Serial communication sends only one bit at a time. so, these require fewer I/O (input-output) lines. Hence, occupying less space and more resistant to cross-talk. The main advantage of serial communication is, the cost of the entire embedded system becomes cheap and transmits the information over a long distance. Serial transfer is used in DCE (Data communication Equipment) devices like a modem.
In parallel communication, a chunk of data (8,16 or 32 bit) is sent at a time. So, each bit of data requires a separate physical I/O line. The advantage of parallel communication is it is fast but its drawback is it use more number of I/O (input-output) lines. Parallel transfer is used in PC (personal computer) for interconnecting CPU (central processing unit), RAM (random access memory), modems, audio, video and network hardware.
Note: If your Integrated Circuit or processor supports less amount of Input/Output pins it is better to opt serial communication
For easy understanding, here is the comparison of serial and parallel communication.
|Serial Communication||Parallel Communication|
|Sends data bit by bit at one clock pulse||Transfers a chunk of data at a time|
|Requires one wire to transmit the data||Requires ‘n’ number of lines for transmitting ‘n’ bits|
|Communication speed is slow||Communication speed is fast|
|Installation cost is low||Installation cost is high|
|Preferred for long distance communication||Used for short distance communication|
|Example: Computer to Computer||Computer to multi function printer|
For efficient working of serial devices, the clock is the primary source. Malfunction of the clock may lead to unexpected results. The clock signal is different for each serial device, and it is categorized as synchronous protocol and asynchronous protocol.
Synchronous serial interface
All the devices on Synchronous serial interface use the single CPU bus to share both clock and data. Due to this fact, data transfer is faster. The advantage is there will be no mismatch in baud rate. Moreover, fewer I/O (input-output) lines are required to interface components. Examples are I2C, SPI etc.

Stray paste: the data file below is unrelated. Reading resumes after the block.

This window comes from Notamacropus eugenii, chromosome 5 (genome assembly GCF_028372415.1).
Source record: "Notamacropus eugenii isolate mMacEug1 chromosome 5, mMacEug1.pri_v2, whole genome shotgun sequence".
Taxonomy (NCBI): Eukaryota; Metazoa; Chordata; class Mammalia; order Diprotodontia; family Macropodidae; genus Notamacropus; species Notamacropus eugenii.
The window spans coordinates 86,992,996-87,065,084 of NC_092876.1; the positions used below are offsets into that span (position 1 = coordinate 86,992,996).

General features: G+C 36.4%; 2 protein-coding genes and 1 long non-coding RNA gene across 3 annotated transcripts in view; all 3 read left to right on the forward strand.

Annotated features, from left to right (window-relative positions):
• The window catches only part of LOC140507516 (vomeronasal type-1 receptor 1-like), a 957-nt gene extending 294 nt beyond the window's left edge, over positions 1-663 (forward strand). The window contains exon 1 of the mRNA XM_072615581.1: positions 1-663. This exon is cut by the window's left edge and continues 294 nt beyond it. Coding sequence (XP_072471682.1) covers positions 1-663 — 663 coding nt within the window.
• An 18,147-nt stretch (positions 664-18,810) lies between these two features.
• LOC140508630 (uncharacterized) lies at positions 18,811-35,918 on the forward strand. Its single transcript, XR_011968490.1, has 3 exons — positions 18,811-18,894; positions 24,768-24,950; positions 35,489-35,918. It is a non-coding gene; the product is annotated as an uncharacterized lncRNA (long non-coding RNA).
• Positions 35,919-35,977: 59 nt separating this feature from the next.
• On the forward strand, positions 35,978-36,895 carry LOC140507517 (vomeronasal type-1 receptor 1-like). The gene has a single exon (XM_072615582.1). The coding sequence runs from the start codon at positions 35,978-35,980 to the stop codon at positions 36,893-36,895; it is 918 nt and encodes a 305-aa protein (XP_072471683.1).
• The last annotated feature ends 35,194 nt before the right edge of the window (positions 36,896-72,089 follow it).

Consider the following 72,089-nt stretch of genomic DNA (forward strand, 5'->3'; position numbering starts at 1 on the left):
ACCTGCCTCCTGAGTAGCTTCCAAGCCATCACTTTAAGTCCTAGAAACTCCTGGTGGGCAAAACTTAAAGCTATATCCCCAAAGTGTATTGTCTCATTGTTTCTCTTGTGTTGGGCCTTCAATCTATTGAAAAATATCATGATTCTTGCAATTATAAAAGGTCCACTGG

Asynchronous serial interface
The asynchronous interface does not have an external clock signal, and it relies on four parameters namely
- Baud rate control
- Data flow control
- Transmission and reception control
- Error control.
Asynchronous protocols are suitable for stable communication. These are used for long distance applications. Examples of asynchronous protocols are RS-232, RS-422, and RS-485.
How Serial communication Works?
Advanced CPU such as microcontroller and Microprocessor make use of serial communication to communicate with the external world as well as on the chip peripherals. To get familiar, let us take a simple example. For suppose, you want to send a file present in your laptop to smartphone. How would you send? Probably using Bluetooth or WiFi protocol, Right.
So, here are the steps to establish the serial communication
- Add the connection.
In the first step, your laptop will search for devices nearby 100m and will list out the devices found. This process is often called roaming.
- Select the device you want to communicate.
To connect to your mobile, the pairing has to be done. The default configuration is already present in the software. So no need to configure the baud rate manually. Beyond this, there are four unknown rules. They are baud rate, data bit selection (framing), start-stop bit, and parity.
# 1 What is Baud rate?